Unchanged in the upgrade is Arecibo's trademark reflector dish. The 305-meter (1,000-foot) dish is unlike any other. Most radio telescopes use a parabolic antenna that can be steered to any direction. The Arecibo antenna is spherical and remains fixed -- but the focusing device suspended above the dish can be steered. Thus, signals can be captured from a greater slice of the sky.
A radio/radar telescope captures and transmits radiation at radio wavelengths, unlike optical telescopes, which capture lightwaves. So clouds, haze, even daylight do not interfere with radio astronomy. The big dish -- the primary reflector -- is the world's largest single dish radio antenna. It captures these electromagnetic waves and reflects them to a secondary reflector enclosed in the dome suspended above it, which in turn concentrates them to a focal point. After being amplified, the signals are sent via fiber optic cables to the operations building, where further processing and data recording occur.
The improvements help all of Arecibo's areas of study. The three main areas of Arecibo's attention are in atmospheric science, solar system studies and studies of our galaxy and the universe. In extragalactic studies, astronomers studying the large-scale structure of the universe have a much improved ability to measure velocities and masses of galaxies, which in turn could yield clues to the "missing matter" of the universe.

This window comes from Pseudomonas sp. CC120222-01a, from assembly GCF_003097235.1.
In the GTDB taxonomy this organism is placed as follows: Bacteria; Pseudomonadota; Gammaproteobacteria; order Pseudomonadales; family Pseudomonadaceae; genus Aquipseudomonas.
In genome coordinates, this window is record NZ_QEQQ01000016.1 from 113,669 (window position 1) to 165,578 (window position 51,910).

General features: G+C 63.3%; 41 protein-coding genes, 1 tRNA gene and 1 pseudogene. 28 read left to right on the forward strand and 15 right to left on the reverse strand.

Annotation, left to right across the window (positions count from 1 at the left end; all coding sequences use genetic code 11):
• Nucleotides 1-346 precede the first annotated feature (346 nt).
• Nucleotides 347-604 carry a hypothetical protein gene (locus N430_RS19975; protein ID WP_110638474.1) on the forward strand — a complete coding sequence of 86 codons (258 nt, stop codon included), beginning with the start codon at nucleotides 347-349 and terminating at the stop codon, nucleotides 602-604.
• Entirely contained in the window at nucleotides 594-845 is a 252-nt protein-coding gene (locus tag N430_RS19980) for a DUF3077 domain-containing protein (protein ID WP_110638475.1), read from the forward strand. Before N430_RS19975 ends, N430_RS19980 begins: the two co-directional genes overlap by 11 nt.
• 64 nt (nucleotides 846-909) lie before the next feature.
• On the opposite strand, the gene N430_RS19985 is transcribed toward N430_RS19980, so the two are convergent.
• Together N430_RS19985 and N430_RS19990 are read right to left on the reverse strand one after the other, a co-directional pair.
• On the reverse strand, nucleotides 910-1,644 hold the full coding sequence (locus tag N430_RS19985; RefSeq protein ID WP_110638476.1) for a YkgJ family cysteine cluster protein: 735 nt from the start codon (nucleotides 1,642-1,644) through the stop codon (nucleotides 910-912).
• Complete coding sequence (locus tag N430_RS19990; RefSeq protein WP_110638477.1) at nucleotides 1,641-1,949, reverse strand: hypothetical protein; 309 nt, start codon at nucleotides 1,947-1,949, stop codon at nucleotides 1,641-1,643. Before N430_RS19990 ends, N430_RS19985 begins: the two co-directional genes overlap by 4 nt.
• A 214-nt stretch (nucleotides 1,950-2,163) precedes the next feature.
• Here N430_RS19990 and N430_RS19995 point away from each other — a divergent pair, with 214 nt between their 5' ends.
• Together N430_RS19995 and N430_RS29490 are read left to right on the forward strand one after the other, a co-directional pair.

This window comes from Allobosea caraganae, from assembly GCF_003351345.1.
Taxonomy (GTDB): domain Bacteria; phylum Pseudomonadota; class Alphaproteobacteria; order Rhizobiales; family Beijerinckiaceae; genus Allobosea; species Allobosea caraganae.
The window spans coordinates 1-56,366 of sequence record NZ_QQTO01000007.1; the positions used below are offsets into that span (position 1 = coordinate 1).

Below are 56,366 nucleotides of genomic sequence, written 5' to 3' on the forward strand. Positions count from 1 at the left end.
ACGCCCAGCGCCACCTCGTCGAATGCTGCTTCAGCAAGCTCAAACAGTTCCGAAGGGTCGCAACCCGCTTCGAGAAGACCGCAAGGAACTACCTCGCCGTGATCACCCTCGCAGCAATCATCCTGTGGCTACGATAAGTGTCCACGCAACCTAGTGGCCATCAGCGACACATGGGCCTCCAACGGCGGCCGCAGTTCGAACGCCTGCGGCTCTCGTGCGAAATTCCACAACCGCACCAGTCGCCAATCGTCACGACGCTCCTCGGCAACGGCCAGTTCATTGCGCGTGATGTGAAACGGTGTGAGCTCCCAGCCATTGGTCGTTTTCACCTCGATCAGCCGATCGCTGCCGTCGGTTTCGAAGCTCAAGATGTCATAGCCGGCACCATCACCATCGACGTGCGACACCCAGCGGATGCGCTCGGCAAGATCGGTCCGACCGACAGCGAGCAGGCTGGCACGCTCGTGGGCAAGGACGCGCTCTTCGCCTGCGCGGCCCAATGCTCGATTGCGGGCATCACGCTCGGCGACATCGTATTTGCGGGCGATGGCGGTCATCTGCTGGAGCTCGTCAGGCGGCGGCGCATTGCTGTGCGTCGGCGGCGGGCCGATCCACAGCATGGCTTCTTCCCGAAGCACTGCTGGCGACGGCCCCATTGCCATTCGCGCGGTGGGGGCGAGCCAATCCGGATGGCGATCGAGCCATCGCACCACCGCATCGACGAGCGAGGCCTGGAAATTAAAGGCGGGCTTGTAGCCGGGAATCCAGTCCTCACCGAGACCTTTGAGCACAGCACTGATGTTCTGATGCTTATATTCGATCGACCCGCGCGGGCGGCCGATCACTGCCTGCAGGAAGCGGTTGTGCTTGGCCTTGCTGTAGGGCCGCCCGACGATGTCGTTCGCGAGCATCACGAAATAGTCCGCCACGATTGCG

In solar system studies, comets and near-Earth asteroids can be studied in far greater detail with the upgraded radar system. Beyond the solar system, an increasing number of pulsars become accessible, and with the increased sensitivity, new planets, if there, may be found. And Arecibo is well-suited to study the chemistry of star formation. New stars form out of cold clouds of dust and gas, which emit no visible radiation, but the molecular material emits radiation at radio wavelengths in the coldest regions of the galaxy.
In atmospheric studies, the dynamics of the upper atmosphere can be studied in greater detail. Studies of the ionosphere, the region of the Earth's atmosphere above 30 miles (50 km), which consists of ions -- atoms that have lost one or more electrons as a result of solar ultraviolet radiation -- are important for understanding the chemistry of the upper atmosphere, including auroras, thunderstorms, lightning, space debris and meteorites.